With the Chicago Blackhawks‘ need for a second-line center unceremoniously exposed by the Los Angeles Kings in the Western Conference Final, Patrick Sharp‘s name has apparently been tossed into the mix as potential trade bait for Ryan Kesler and Joe Thornton.
The Vancouver Canucks and San Jose Sharks are looking to get younger and thus wouldn’t be seriously interested in acquiring Sharp, but that’s not really the point. More important than the likelihood of any trade is the question of why Sharp is being shopped around at all.
Chicago’s No. 10 is coming off a fantastic regular season in which he led the team in scoring with a career-high 78 points. Sharp played in all 82 games for the first time since the 2009-10 season and his skating — one of his best assets — looked as good as it ever has. At the end of the season, Sharp ranked 12th overall in NHL scoring and looked primed to continue his past success in the playoffs.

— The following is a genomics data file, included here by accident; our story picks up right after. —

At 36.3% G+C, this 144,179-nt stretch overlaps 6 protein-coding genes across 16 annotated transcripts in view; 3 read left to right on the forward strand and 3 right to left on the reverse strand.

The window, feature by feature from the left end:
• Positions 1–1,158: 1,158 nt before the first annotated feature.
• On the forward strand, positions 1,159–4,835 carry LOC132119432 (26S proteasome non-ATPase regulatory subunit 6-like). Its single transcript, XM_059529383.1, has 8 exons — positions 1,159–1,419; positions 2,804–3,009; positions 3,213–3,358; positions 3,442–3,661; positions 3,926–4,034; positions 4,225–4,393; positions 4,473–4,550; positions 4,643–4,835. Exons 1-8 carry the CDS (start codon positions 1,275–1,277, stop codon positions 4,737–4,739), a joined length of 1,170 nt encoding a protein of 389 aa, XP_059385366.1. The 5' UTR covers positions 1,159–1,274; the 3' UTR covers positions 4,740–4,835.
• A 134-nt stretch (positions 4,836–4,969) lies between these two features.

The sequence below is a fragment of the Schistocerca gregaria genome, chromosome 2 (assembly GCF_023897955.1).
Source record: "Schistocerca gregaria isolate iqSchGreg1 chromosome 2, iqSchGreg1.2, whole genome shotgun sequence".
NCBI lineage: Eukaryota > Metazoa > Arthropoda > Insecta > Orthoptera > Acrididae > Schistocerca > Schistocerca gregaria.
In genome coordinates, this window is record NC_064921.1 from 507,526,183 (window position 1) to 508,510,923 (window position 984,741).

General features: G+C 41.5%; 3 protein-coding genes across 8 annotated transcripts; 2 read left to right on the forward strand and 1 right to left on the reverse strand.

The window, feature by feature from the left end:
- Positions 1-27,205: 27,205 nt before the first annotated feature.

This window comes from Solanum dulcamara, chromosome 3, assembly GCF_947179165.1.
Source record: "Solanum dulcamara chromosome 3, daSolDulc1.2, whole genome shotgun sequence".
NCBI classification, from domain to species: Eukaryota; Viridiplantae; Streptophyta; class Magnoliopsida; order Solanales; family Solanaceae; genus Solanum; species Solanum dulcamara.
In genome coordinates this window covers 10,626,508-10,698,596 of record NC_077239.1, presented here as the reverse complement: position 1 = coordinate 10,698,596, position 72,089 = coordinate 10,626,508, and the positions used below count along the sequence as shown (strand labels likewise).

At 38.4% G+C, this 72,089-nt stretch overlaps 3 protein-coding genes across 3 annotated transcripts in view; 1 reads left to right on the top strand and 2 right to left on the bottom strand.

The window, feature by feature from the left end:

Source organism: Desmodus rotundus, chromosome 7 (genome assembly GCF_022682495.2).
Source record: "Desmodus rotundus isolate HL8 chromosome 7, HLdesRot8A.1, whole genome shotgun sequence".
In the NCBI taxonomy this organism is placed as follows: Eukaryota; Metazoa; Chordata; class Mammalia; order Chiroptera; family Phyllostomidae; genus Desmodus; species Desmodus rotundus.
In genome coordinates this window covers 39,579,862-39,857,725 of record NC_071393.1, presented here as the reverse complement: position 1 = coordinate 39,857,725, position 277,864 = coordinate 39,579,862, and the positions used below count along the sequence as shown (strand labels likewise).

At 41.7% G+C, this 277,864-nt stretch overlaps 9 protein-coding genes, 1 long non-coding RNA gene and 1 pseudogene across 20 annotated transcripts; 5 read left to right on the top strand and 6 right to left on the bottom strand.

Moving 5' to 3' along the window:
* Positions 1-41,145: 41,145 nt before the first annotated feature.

Of course, that didn’t happen; the 2013-14 postseason turned out to be the worst of Sharp’s career by far, and it has the ridiculously fickle sports world thinking he’s on the decline and should be shipped out of town for someone else. Trading Sharp for the vastly overrated Kesler would be a lateral move at best and more likely a talent downgrade, but this hasn’t stopped fans and media alike from proposing the swap.
That people in the sports world place far too much value on the recent past when predicting the future isn’t exactly a shocking development. What is shocking, however, is just how narrow the scope of “recent past” really is. Sharp’s unbelievable regular season has essentially been ignored completely while his bad playoff run — which was probably attributable to an injury — has been magnified several times over.
It’s time to take a step back, regain some perspective and realize that Sharp should not call anywhere but the United Center his home arena for the foreseeable future.